Guardianship Description, Alternatives, Types

Guardianship, the legal power to care for another person and manage his or her affairs, is an important consideration when young adults with developmental disabilities reach age 18.

It is important for parents to realize that under the law everyone is considered to be an emancipated adult (their own legal guardian) at age 18, regardless of their disability. If the parent believes it is necessary for them to gain or maintain guardianship of their adult child after the age of 18, this can only be done through a court proceeding, which may be lengthy and expensive.

It may be important for some individuals with disabilities to have someone who is legally responsible to assist the individual with financial, medical, educational, and other important decisions.

Any action to establish guardianship of an adult with a disability must be filed in the probate court of the county of residence of the person for whom guardianship is being sought. Filing for guardianship is generally done with the assistance of an attorney, and includes a petition, followed by a hearing to prove that the person is incapacitated (unable to serve as his or her own guardian).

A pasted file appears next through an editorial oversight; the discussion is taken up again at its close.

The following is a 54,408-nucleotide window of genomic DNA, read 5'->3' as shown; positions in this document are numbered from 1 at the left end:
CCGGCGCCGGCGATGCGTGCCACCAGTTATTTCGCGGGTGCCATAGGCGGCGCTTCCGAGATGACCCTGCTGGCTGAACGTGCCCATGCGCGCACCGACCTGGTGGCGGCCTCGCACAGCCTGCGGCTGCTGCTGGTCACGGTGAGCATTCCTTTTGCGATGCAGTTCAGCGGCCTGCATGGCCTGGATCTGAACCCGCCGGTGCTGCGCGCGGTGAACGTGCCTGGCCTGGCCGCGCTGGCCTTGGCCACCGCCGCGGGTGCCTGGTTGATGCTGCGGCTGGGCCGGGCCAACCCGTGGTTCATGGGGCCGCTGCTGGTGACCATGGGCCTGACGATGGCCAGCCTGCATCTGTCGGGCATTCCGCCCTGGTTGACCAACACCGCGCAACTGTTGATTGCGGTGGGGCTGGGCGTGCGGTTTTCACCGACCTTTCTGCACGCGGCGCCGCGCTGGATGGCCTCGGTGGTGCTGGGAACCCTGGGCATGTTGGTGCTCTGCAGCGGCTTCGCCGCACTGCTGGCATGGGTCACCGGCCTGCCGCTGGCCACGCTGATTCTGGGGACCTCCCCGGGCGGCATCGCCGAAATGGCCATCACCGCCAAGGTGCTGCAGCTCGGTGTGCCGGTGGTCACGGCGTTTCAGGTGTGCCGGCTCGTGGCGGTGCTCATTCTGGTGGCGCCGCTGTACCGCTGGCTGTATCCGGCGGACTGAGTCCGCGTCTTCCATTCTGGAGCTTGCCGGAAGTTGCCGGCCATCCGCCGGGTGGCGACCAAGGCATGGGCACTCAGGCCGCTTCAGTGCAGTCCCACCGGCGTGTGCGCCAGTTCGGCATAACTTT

Guardianship by another person by definition restricts that individual's rights and freedoms as a citizen, and should therefore not be entered into without serious consideration, including exploring alternatives which may better suit the individual's needs while still providing legal protection. (Follow these links for descriptions displayed in alphabetical order on web site: Representative Payee, Health Care Representative, Specific Power of Attorney, and Durable Power of Attorney, Special Needs Trusts.)

There are three types of guardianship: regular, limited, and temporary. The general process for obtaining guardianship is as follows:

  • Initiate a petition for guardianship with an attorney. It is helpful to use an attorney with expertise and previous experience in guardianship cases to keep costs reasonable.
  • Attend and participate in a hearing held at the probate court of the county where the individual resides. The purpose of the hearing is to prove to the judge that the individual is incapacitated and in need of a legal guardian.
  • The judge makes the ruling.

It is critical that each person with a disability have someone to play the role of an advocate. This may be a sibling, relative, or family friend. It should be someone who knows the person well, including his or her likes and dislikes, needs, and capabilities. Additionally, an advocate should communicate with others who may be serving in a support role.